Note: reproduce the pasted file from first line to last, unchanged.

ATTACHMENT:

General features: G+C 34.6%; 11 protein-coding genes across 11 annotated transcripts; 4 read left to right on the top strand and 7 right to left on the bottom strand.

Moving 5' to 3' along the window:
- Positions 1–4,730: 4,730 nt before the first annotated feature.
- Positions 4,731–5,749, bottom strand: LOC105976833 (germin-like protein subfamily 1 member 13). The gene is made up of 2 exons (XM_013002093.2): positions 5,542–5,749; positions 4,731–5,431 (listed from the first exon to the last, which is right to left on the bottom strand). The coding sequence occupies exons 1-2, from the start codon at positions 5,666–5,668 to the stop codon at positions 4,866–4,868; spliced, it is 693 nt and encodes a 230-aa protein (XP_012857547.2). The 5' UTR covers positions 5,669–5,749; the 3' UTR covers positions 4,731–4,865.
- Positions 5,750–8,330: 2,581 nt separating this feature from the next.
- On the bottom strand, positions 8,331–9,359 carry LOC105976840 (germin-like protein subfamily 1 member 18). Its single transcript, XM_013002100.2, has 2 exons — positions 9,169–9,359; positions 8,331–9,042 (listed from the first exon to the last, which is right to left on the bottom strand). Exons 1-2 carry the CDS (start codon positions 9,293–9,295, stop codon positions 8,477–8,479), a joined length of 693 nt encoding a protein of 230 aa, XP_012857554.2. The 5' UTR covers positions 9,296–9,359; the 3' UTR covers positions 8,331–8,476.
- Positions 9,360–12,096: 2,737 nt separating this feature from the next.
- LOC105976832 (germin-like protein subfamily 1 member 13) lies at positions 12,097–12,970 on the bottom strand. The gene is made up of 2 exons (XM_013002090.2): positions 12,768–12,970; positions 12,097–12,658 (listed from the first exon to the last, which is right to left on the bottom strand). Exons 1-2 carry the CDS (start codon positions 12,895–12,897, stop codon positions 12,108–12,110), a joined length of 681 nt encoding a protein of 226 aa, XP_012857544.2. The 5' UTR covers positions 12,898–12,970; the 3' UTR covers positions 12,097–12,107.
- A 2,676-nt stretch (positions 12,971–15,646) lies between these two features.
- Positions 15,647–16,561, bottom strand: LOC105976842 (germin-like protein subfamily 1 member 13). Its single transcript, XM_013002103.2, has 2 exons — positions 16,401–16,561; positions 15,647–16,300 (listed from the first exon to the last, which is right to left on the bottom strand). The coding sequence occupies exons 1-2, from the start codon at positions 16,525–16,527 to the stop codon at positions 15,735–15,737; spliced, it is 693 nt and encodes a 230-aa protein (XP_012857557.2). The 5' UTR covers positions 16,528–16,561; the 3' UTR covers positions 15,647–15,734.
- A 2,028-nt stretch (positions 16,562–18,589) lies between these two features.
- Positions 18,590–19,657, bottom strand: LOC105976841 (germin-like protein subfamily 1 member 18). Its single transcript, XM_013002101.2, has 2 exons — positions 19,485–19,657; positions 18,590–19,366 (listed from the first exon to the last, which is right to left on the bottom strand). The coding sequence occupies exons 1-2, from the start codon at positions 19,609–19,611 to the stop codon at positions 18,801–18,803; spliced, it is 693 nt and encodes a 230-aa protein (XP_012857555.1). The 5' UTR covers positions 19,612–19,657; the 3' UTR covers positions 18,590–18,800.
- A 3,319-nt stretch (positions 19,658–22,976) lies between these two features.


General features: G+C 34.6%; 11 protein-coding genes across 11 annotated transcripts; 4 read left to right on the top strand and 7 right to left on the bottom strand.

Moving 5' to 3' along the window:
- Positions 1–4,730: 4,730 nt before the first annotated feature.
- Positions 4,731–5,749, bottom strand: LOC105976833 (germin-like protein subfamily 1 member 13). The gene is made up of 2 exons (XM_013002093.2): positions 5,542–5,749; positions 4,731–5,431 (listed from the first exon to the last, which is right to left on the bottom strand). The coding sequence occupies exons 1-2, from the start codon at positions 5,666–5,668 to the stop codon at positions 4,866–4,868; spliced, it is 693 nt and encodes a 230-aa protein (XP_012857547.2). The 5' UTR covers positions 5,669–5,749; the 3' UTR covers positions 4,731–4,865.
- Positions 5,750–8,330: 2,581 nt separating this feature from the next.
- On the bottom strand, positions 8,331–9,359 carry LOC105976840 (germin-like protein subfamily 1 member 18). Its single transcript, XM_013002100.2, has 2 exons — positions 9,169–9,359; positions 8,331–9,042 (listed from the first exon to the last, which is right to left on the bottom strand). Exons 1-2 carry the CDS (start codon positions 9,293–9,295, stop codon positions 8,477–8,479), a joined length of 693 nt encoding a protein of 230 aa, XP_012857554.2. The 5' UTR covers positions 9,296–9,359; the 3' UTR covers positions 8,331–8,476.
- Positions 9,360–12,096: 2,737 nt separating this feature from the next.
- LOC105976832 (germin-like protein subfamily 1 member 13) lies at positions 12,097–12,970 on the bottom strand. The gene is made up of 2 exons (XM_013002090.2): positions 12,768–12,970; positions 12,097–12,658 (listed from the first exon to the last, which is right to left on the bottom strand). Exons 1-2 carry the CDS (start codon positions 12,895–12,897, stop codon positions 12,108–12,110), a joined length of 681 nt encoding a protein of 226 aa, XP_012857544.2. The 5' UTR covers positions 12,898–12,970; the 3' UTR covers positions 12,097–12,107.
- A 2,676-nt stretch (positions 12,971–15,646) lies between these two features.
- Positions 15,647–16,561, bottom strand: LOC105976842 (germin-like protein subfamily 1 member 13). Its single transcript, XM_013002103.2, has 2 exons — positions 16,401–16,561; positions 15,647–16,300 (listed from the first exon to the last, which is right to left on the bottom strand). The coding sequence occupies exons 1-2, from the start codon at positions 16,525–16,527 to the stop codon at positions 15,735–15,737; spliced, it is 693 nt and encodes a 230-aa protein (XP_012857557.2). The 5' UTR covers positions 16,528–16,561; the 3' UTR covers positions 15,647–15,734.
- A 2,028-nt stretch (positions 16,562–18,589) lies between these two features.
- Positions 18,590–19,657, bottom strand: LOC105976841 (germin-like protein subfamily 1 member 18). Its single transcript, XM_013002101.2, has 2 exons — positions 19,485–19,657; positions 18,590–19,366 (listed from the first exon to the last, which is right to left on the bottom strand). The coding sequence occupies exons 1-2, from the start codon at positions 19,609–19,611 to the stop codon at positions 18,801–18,803; spliced, it is 693 nt and encodes a 230-aa protein (XP_012857555.1). The 5' UTR covers positions 19,612–19,657; the 3' UTR covers positions 18,590–18,800.
- A 3,319-nt stretch (positions 19,658–22,976) lies between these two features.